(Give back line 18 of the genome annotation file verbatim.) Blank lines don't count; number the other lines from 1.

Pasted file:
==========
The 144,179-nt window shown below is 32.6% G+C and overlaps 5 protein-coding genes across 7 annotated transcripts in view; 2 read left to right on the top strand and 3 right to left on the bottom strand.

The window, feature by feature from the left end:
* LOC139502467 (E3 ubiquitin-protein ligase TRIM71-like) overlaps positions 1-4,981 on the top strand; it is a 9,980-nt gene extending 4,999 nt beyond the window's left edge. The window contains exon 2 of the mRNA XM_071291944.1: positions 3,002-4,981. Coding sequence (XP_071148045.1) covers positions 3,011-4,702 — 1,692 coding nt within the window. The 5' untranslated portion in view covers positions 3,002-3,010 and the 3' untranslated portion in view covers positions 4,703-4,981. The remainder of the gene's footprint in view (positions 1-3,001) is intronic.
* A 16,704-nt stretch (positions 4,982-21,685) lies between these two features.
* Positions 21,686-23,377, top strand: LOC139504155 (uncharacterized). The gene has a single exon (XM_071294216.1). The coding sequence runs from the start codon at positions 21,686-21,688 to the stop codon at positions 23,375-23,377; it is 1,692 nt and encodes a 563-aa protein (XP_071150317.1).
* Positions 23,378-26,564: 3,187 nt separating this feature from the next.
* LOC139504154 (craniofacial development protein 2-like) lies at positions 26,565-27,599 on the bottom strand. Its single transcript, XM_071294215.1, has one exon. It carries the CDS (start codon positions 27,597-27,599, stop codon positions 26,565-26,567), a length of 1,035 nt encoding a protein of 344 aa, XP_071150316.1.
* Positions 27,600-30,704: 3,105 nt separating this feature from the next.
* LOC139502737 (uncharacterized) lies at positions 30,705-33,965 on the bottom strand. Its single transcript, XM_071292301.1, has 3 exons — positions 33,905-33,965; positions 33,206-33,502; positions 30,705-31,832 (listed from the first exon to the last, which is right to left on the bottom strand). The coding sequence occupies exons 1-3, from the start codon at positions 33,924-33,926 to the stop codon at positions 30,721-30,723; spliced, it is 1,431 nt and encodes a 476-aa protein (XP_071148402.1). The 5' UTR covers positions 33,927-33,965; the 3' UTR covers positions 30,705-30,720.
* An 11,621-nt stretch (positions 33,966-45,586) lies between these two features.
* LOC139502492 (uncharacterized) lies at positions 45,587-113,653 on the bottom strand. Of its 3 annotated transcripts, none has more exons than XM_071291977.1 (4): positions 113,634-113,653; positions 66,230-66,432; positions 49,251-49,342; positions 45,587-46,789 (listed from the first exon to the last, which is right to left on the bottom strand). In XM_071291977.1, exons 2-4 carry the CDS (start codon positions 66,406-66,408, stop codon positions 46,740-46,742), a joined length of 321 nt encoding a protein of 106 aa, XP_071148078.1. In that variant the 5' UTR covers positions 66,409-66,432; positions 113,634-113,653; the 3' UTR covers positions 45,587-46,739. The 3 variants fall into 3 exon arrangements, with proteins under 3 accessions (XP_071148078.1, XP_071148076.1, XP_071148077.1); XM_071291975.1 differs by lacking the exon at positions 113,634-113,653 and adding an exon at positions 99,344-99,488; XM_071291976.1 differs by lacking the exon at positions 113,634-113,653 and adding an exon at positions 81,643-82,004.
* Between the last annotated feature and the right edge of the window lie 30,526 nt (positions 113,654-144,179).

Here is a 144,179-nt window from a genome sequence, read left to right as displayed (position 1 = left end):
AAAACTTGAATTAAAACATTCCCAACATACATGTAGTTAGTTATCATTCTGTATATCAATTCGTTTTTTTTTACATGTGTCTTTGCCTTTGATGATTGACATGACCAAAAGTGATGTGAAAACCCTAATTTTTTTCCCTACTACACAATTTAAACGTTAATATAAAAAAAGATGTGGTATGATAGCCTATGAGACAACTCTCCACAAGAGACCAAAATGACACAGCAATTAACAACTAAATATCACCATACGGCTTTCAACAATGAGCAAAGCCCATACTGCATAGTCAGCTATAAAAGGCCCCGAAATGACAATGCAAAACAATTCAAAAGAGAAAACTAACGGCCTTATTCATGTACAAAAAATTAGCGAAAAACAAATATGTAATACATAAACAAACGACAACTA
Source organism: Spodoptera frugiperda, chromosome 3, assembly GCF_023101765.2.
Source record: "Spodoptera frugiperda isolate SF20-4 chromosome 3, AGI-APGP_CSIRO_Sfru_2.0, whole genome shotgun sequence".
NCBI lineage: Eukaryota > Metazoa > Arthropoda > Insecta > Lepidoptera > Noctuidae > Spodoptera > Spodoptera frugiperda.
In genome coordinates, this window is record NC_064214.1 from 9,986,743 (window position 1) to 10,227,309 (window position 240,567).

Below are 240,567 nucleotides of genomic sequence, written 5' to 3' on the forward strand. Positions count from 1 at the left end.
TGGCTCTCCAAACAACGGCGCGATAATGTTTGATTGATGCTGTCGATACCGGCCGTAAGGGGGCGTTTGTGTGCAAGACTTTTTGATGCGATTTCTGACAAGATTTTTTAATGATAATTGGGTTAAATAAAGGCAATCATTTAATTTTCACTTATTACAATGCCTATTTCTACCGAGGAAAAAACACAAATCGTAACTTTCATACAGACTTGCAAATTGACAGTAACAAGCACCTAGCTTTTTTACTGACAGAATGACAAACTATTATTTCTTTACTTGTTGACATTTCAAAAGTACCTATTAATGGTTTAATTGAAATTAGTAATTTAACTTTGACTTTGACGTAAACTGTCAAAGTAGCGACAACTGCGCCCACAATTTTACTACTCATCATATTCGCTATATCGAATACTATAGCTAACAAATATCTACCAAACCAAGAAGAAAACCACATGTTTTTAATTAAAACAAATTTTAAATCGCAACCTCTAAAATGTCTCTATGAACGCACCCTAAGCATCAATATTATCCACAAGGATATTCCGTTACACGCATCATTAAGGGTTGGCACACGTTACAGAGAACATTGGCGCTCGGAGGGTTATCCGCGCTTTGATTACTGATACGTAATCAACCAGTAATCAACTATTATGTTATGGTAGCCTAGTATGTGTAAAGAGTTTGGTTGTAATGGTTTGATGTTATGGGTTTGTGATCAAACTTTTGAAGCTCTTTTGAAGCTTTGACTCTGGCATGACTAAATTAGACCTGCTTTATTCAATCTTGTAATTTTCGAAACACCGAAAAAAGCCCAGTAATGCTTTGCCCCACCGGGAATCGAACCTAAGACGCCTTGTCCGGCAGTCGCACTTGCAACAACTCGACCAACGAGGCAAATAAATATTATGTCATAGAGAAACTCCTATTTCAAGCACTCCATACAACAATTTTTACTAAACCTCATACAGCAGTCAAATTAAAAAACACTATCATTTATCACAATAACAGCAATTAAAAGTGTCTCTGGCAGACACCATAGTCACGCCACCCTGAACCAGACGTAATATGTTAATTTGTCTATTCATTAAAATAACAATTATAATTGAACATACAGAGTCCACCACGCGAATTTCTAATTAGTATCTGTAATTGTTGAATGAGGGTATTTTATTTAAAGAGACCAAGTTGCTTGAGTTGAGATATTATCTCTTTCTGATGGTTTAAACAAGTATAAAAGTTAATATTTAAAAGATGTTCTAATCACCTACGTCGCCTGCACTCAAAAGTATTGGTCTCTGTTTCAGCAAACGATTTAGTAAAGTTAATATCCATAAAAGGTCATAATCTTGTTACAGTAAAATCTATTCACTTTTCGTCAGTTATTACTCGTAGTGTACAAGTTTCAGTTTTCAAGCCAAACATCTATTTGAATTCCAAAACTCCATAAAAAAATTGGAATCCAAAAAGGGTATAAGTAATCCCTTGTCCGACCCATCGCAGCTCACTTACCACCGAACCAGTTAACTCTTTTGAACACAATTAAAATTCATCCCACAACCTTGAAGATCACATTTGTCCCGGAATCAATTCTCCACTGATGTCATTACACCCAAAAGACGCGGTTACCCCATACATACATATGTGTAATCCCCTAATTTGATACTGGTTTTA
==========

In genome coordinates, this window is record NC_064214.1 from 9,986,743 (window position 1) to 10,227,309 (window position 240,567).